Quantification of relative microvessel area by Chalkley morphometry was performed in all (n = 68) breast cancer samples. A mean value of 7.1 ± 1.9 (median 7, SE 0.23) was found. The median value of 7 was taken as a cut-off for categorisation into 'high' (7 or more) and 'low' Chalkley count. There was a positive association of Chalkley count with T-stage, but not with lymph node status (Table 2).
Table 2

Contingency table comparing vascularisation (Chalkley count: low [less than 7] and high [7 or more]) with the clinicopathological characteristics of the patients with breast cancer (χ2 test P value)

Characteristic

Vascularisation

P

 

Low

High

 

Age in years

   

<50

4 (40%)

6 (60%)

0.97

50–64

12 (36%)

21 (64%)

 

>65

9 (36%)

16 (64%)

 

Lymph node status

   

Negative

16 (44%)

20 (56%)

0.26

Positive

10 (31%)

22 (69%)

 

Grade

   

I

10 (37%)

17 (63%)

0.79

II

9 (33%)

18 (67%)

 

III

6 (43%)

8 (57%)

 

Oestrogen receptor

   

Negative

17 (34%)

33 (66%)

0.43

Positive

8 (44%)

10 (56%)

 

Micrometastases (CK-19 RGE)

   

≥ 0.77

10 (30%)

23 (70%)

0.04

<0.77

15 (52%)

14 (48%)

 

T-stage

   

T1/T2

21 (47%)

24 (53%)

0.05

T3/T4

5 (22%)

18 (78%)

 

CK-19 RGE, cytokeratin-19 relative gene expression.

CK-19 RGE and Chalkley count

Considering both Chalkley counts and CK-19 RGE as continuous variables, a significant correlation was found (r = 0.26, P = 0.04; Fig. 1a).
Figure 1

Chalkley count and relative gene expression of cytokeratin-19 (CK-19 RGE). (a) Correlation analysis of Chalkley count and CK-19 RGE. (b) Chalkley counts of patients with and without bone marrow metastases (according to the cut-off value of 0.77 for CK-19 RGE). Box-and-whisker plot limits depict 75th and 25th centiles and median value (box), and upper/lower quantile ± 1.5 × (interquantile range) (upper and lower whiskers, respectively).

Sixty-two percent (23 of 37 patients) of breast tumours with a high Chalkley count were related to a bone marrow sample with positive CK-19 RGE. This was true for only 40% (10 of 25 patients) of breast tumours with a low Chalkley count (χ2 test P = 0.04).

Patients with a CK-19 RGE of 0.77 or more had a tumour with a mean Chalkley count of 7.5 ± 1.7 (median 7.0, SE 0.3) compared with 6.5 ± 1.7 (median 6.0, SE 0.3) in patients with a CK-19 RGE of less than 0.77 (Mann–Whitney U-test P = 0.04; Fig. 1b).

A stepwise-backward likelihood multiple regression analysis for the prediction of the presence of bone marrow micrometastases was performed, including Chalkley count, serum IL-6, D-dimers, fibrinogen, platelet count, serum VEGF-A, plasma VEGF-A, T-stage, N-stage, oestrogen receptor status, progesterone receptor status, tumour type and differentiation status. Only Chalkley count, as a continuous variable, independently predicted CK-19 RGE status (P = 0.04; odds ratio 1.38; 95% confidence interval 1.009–1.882).

Coagulation parameters and angiogenesis parameters in blood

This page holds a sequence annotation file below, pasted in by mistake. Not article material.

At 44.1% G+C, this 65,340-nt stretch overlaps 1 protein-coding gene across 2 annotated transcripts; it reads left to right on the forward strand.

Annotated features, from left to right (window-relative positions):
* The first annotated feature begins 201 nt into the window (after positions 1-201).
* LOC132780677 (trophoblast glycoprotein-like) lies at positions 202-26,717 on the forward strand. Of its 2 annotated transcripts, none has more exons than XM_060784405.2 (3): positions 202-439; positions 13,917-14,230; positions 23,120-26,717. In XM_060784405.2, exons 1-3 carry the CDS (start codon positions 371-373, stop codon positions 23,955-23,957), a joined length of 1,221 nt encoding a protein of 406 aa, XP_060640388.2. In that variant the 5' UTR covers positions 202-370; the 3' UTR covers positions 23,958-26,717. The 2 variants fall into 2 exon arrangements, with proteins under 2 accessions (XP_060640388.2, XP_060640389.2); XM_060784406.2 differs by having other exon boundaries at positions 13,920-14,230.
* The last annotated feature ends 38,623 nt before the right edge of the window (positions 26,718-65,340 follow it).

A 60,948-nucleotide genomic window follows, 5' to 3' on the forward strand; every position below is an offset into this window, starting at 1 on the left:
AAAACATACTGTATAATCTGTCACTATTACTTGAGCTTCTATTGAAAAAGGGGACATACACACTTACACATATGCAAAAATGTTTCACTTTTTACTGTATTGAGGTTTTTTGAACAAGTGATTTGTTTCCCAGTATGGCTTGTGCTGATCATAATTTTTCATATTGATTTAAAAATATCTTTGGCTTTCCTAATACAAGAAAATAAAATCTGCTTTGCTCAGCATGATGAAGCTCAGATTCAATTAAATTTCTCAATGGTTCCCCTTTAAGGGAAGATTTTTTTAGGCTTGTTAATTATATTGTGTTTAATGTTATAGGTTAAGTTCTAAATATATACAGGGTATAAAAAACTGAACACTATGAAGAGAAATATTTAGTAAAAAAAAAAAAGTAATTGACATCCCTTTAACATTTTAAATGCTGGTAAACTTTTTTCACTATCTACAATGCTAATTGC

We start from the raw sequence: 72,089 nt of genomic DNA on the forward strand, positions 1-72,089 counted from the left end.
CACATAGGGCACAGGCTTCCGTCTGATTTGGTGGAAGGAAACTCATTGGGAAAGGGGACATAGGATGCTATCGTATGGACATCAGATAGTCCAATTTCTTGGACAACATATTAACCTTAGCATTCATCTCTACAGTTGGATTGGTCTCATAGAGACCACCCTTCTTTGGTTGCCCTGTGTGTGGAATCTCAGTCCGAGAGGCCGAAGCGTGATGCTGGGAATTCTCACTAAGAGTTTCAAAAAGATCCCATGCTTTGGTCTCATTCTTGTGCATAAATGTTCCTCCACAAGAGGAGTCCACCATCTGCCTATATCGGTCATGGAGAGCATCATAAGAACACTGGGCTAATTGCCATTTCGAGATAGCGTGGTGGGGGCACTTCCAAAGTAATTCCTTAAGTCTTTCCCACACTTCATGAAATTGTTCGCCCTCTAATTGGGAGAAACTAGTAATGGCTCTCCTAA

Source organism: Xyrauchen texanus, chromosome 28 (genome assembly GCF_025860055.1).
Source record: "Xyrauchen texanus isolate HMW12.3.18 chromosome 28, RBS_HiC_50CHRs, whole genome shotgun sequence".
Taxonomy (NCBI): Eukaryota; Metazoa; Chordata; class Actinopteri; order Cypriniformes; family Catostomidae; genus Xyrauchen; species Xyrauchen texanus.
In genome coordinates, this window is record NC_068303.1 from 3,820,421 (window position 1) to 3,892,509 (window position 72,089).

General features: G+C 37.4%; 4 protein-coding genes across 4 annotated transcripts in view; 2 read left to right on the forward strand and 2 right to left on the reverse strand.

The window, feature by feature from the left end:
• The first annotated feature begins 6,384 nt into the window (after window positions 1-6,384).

Values and associations are given in Tables 3 and 4. In general, parameters reflecting coagulation and angiogenesis in blood had positive significant associations.
Table 3

Coagulation and angiogenesis factors

Factor

N

Mean (median)

SD (SE)

95% CI

sIL-6

68

2.18 (0.35)

3.92 (0.48)

1.21–3.13

sVEGF

68

356.4 (285.9)

259.5 (31.47)

293.5–419.2

pVEGF

67

34.81 (22.2)

52.56 (6.42)

21.99–47.63

D-D

63

570.1 (419)

504.9 (63.61)

442.9–697.2

Platelets

68

267.2 (266)

70.66 (8.57)

250.1–284.3

Fibrinogen

63

320.9 (306)

73.47 (9.26)

302.4–339.4

sVEGF/pl

68

1.37 (1.15)

0.92 (0.11)

1.15–1.60

Abbreviations and units: D-D, D-dimers (ng/ml); platelets, 103 platelets/μl; pVEGF, plasma vascular endothelial growth factor (pg/ml); sIL-6, serum interleukin-6 (pg/ml); sVEGF, serum VEGF (pg/ml); sVEGF/pl, serum VEGF (pg/ml) per 106 platelets. Fibrinogen is shown in mg/dl. CI, confidence interval; SD, standard deviation; SE, standard error.

Table 4

Correlation of coagulation and angiogenesis markers

 

r/P

 

sIL-6

sVEGF

pVEGF

D-D

Platelets

Fibrinogen

sVEGF/pl

sIL-6

 

0.25/0.03

0.33/0.005

0.41/0.006

 

0.23/0.06

0.22/0.06

sVEGF

  

0.48/<0.001

0.25/0.04

0.22/0.06

 

0.88/<0.0001

pVEGF

   

0.38/0.0019

0.23/0.05

0.26/0.0339

0.38/0.001

D-D

     

0.26/0.03

0.34/0.0061

D-D, D-dimers; pVEGF, plasma vascular endothelial growth factor; sIL-6, serum interleukin-6; sVEGF, serum VEGF; sVEGF/pl, serum VEGF per 106 platelets. Spearman correlation test r values and P values (r/P) are given if there was a statistical trend or a significant difference.

Chalkley count, coagulation parameters and angiogenesis parameters in blood

Serum IL-6 levels were correlated with Chalkley count (r = 0.2, P = 0.08; Fig. 2a). The mean IL-6 concentration in the serum of patients with a high Chalkley count was 2.57 ± 3.75 pg/ml (median 1.10, SE 0.57), and 1.52 ± 4.21 pg/ml (median 0.35, SE 0.84; Mann–Whitney U-test P = 0.018; Fig. 2b) in patients with a low Chalkley count. Platelet count in patients with a high Chalkley count was (282.8 ± 64.6) × 103/μl (median 272, SE 9.8), and (240 ± 73.9) × 103/μl (median 243, SE 14.8; Mann–Whitney U-test P = 0.02; Fig. 3) in patients with a low Chalkley count.
Figure 2